So we’ve been home since April 24th and needless to say I wasn’t prepared. During the months leading up to our return to the US, friends and family keep asking the obvious question of what’s your plan for when you get back? For the first time in my life the honest answer was I have no plan, which was a big deal coming from a type A, over planner like myself. While we were gallivanting across SE Asia it was refreshing to have a world of freedom ahead and energizing to think I can do anything. Today officially marks one month of being home, and no income, no car, and endless time, has given me a whole new perspective on life.
Bangkok is not for beginners. Scams. Crime. Drugs. Sex. Noise. Traffic. People. We were lucky to have quiet a bit of Asian travel experience under our belts before we got to this city, and it would take everything we learned over the past 14 months to make it out of here with our bodies and wallets intact. Thankfully, it was our last stop before heading home, because when we were through with Bangkok (or maybe, when Bangkok was through with us) we had had enough.
Getting to Thailand was an epic journey of two eight hour boat trip days, and then one final bus day to get to Chiang Mai. Knowing that we’d be meeting our friends on the other side kept us optimistic when we wanted to throw our kindles/iPod’s off the boat after playing hours of Word games. And the thought of showing our friends the joys and challenges we’d experienced traveling SE Asia, and getting to live through their fresh, excited traveler eyes was just what we needed to finish out the last two months of our trip.
After being on the road for a month, we decided to just fly to Luang Prabang and stay there. We vetoed anymore bus trips, therefore skipping Vang Vieng and Vientiene. In total, we stayed in Luang Prabang for 12 days, making it our longest stationary destination of the whole trip, and it was just lovely. We arrived to Laos exhausted, cold and sleepless, right after our train back from Sapa to Hanoi. We spent the first 2 days doing as little as possible and basically just leaving our guesthouse to eat. After our recuperation period, we were ready to see what Luang Prabang had to offer.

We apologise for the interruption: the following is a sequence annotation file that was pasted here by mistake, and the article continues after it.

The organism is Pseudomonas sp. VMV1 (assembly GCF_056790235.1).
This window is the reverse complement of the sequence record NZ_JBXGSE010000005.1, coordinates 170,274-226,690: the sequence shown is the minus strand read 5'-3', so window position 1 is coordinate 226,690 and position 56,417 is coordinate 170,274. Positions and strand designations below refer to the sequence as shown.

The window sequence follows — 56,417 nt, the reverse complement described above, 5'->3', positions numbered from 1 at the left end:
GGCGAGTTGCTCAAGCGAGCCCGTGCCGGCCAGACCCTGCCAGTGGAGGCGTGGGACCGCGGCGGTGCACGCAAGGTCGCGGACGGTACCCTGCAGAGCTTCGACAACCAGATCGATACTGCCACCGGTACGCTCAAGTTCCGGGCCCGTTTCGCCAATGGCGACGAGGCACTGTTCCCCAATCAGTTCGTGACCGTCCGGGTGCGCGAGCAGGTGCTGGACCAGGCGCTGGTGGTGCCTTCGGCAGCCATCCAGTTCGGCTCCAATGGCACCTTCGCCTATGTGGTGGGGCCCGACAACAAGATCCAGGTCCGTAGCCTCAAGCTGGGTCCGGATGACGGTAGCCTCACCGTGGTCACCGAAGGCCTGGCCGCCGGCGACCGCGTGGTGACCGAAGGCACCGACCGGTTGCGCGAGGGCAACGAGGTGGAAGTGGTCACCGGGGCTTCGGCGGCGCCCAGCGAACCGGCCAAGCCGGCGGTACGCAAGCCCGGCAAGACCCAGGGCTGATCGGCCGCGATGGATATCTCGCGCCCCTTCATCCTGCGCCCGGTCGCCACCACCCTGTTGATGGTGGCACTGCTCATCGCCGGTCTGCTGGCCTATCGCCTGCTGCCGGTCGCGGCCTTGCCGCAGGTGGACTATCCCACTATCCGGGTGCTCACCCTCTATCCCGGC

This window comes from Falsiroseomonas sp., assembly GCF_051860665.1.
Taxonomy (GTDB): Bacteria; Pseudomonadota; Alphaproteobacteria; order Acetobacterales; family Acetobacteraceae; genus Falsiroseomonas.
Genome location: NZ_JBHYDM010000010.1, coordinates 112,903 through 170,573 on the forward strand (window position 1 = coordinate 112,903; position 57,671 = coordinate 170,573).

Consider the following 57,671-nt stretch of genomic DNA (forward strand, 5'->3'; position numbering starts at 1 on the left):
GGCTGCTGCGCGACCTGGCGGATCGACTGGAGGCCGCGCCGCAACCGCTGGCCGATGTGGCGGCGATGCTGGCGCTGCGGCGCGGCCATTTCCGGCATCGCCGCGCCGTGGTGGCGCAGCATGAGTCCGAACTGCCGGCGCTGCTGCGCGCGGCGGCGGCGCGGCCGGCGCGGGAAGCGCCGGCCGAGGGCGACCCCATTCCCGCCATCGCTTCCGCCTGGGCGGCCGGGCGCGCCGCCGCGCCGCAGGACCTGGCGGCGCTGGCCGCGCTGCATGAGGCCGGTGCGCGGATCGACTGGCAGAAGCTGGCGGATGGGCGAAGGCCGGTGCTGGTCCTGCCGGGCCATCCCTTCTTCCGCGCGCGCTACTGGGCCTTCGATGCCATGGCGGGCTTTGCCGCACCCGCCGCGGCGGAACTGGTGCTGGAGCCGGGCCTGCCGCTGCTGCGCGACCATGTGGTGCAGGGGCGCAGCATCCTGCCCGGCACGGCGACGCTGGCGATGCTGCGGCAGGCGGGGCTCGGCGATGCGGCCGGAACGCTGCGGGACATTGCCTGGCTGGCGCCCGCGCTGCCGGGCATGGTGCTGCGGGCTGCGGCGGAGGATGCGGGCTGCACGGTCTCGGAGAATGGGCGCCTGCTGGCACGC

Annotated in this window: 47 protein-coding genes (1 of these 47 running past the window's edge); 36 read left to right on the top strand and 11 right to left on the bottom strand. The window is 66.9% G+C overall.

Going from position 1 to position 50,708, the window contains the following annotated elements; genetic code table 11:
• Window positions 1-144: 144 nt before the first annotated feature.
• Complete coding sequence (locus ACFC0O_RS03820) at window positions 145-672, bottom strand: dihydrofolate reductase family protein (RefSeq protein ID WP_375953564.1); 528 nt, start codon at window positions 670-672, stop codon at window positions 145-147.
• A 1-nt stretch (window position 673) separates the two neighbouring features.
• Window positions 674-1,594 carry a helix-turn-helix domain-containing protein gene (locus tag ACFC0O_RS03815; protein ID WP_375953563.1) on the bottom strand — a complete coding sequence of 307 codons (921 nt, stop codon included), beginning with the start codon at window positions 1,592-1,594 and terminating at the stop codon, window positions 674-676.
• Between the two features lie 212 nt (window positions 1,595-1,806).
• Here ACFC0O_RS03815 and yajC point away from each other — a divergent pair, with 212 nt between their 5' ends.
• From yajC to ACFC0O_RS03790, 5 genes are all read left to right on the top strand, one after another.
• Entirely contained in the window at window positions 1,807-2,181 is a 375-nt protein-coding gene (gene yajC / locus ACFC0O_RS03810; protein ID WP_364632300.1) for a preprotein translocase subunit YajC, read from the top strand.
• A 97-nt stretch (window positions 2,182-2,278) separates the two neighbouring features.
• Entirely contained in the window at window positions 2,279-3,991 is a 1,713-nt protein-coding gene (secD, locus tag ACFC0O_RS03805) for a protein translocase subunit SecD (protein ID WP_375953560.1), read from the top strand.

After Halong Bay, our next mission for overnight trips from Hanoi was to get to Sapa. We checked out all of the packaged tours, but didn’t see any offering the type of trip we were craving. We wanted to get off the tourist trail and have the most authentic experience we could, so decided to go with a highly recommended private guide who was a native Black H’mong. We spent 3 days traveling around Sapa with him, learning about the culture and landscape of the region, and got a chance to sleep in his native village. Definitely worth it. Even if we had to eat weasel…
From Hanoi there are two side trips most everyone does: Halong Bay and Sapa. We didn’t want to let the weather stop us from seeing these highly touted sights, so we booked a 2 day 1 night tour of the islands. The weather didn’t exactly cooperate, but we had an interesting trip none the less.
Our brief visit to Hanoi gave us a snapshot of an enigmatic city with a lot of potential. Although it seemed as busy and bustling as Saigon, we thought it lacked a certain spark. It’s a quality that was hard for us to define, and part of that might have been due to the crappy weather we endured during our time there. However, we still tried to make the best of it and see what Hanoi had to offer, although not always with a smile on our faces.